December 2 is just another day to most people, but not to me. It’s a day I will always remember for three good reasons—and one tough one.
The good reasons.
On December 2, 1995, a litter of 12 beautiful Dalmatian puppies was whelped at a good friend’s house. I had the absolute pleasure of being there to help each precious puppy squeal its way into existence. The puppies started coming at 12 midnight and were all here by 6:00 the next morning. The firstborn was a big, strong boy that was immediately nicknamed Bear because he looked just like a little white polar bear. Eight weeks later, Bear would become my special puppy, renamed Teddy.
On December 2, 1997, exactly two years later, a litter of 12 beautiful Dalmatian puppies was whelped, this time in my home. I helped my sweet girl Myra welcome her family starting with the first puppy at 6:00 a.m., and ending with the last puppy born at 12 noon. The second puppy born would be my sweet Vanny, and the fourth puppy, my boy Carter.
Two litters of 12 puppies, born two years apart on 12/2. One litter born between 12 and six, the other born between six and 12. They almost had to be special puppies…and they were.
In addition to becoming my beloved companions, both Teddy and Carter were champion show dogs. Evander was an exceptional agility dog and also performed as a fire safety education dog teaching children how to stop, drop and roll, how to crawl under smoke, and how to jump out of a window to go to a safe meeting place.
These dogs were with me through many good times and, at various points through the years, each licked salty tears from my cheeks. They were family to me.
I just lost Van on April 12th of this year. Of course he left on the magical 12th day. All three boys lived happy lives well into their teens. In all three cases, it was simply their time to go. Their respective deaths were peaceful with Jim and I by their sides. I helped bring these boys into this world; I was there to help ease them back out.
So today I should feel gratitude. As in years past, I should feel joy in the happy memories of Teddy, Carter and Vanny. But I don’t.
December 2 is also the day my father died. It was last year. He had been declining for weeks. There were no miracles left for his tired heart. It was his time. My sister and I were by his side when he left. In the embrace of our love, he passed peacefully.
I’m not one to dwell on the anniversaries of death. I don’t immerse myself in grief. It’s just not how I choose to cope. It’s not how I want to remember my loved ones.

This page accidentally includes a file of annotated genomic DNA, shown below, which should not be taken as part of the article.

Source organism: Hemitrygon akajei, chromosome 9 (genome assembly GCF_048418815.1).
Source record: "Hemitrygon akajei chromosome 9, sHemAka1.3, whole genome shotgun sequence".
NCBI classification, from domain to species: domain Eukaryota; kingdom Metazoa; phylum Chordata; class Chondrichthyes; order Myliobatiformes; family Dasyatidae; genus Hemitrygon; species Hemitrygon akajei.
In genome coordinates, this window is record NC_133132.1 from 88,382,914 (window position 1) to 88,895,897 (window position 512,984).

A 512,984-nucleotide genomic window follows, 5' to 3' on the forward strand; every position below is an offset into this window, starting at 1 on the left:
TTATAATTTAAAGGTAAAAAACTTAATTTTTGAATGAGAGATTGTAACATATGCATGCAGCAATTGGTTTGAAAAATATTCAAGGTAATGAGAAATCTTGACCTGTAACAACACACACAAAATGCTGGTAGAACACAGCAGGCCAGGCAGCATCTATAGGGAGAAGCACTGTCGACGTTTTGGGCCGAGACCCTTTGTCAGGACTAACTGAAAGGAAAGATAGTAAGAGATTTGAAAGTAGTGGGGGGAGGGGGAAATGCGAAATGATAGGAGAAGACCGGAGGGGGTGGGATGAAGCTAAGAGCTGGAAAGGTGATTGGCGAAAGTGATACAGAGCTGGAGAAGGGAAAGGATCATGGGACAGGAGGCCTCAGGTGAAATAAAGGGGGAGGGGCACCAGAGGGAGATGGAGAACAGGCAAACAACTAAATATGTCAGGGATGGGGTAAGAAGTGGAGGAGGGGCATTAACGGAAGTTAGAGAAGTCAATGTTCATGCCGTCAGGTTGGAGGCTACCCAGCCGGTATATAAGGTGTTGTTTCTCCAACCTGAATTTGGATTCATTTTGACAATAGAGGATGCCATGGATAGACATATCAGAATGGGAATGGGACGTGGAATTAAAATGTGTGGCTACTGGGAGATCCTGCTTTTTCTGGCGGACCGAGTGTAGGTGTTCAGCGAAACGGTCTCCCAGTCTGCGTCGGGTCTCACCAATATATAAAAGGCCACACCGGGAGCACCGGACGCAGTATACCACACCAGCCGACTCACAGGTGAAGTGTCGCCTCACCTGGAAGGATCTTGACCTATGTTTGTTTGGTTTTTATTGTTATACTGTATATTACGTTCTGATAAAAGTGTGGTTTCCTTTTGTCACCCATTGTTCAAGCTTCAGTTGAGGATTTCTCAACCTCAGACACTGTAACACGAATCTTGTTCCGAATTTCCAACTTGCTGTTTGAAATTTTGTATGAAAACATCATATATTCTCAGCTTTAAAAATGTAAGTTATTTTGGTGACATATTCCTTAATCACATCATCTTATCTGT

But I will always remember 12/2. It has been a fixture on my calendar for 18 years. And now it is the first anniversary of Dad’s death.
And I should feel something.
All day long I waited for it. The meltdown. The melancholy. The hollow sense of loss.
Or maybe the annual feelings of celebration would surface. The faint smell of puppy breath. The warm memory of promise in each precious first breath.
But no. Just nothing.
I couldn’t believe it. What was wrong with me? Am I that hard? That callous?
The truth finally spoke to me.
If I opened that door in my mind, even just a tiny crack, I would be surrounded by fog of loss, of longing. I would have to surrender myself to feelings that just did not have an appointment on today’s busy calendar, or within the walls of my bracing heart.
It’s not that I don’t feel anything today. It’s that I just can’t. I won’t. I won’t allow it.
Maybe later, when my day is done, when I’m not required to be a functioning adult for another eight hours or so, maybe then I’ll open that door and I’ll welcome Dad and three handsome spotted dogs in for a visit.
Maybe then I’ll let myself cry. Maybe? Oh, who am I fooling…I’ll cry a little.
Then I’ll hear my dad’s voice saying something like, “Oh hell, Nan, we’re fine. Suck it up.” Dad could never stand to see one of his girls in tears. I’ll picture the dogs wagging their tails and dancing in circles to cheer me.
I’ll listen to Dad, and I’ll smile at my boys. I’ll let my tears dry as I quietly shut that door again, lingering on the threshold for just a moment to say another goodbye.
See you next year, boys.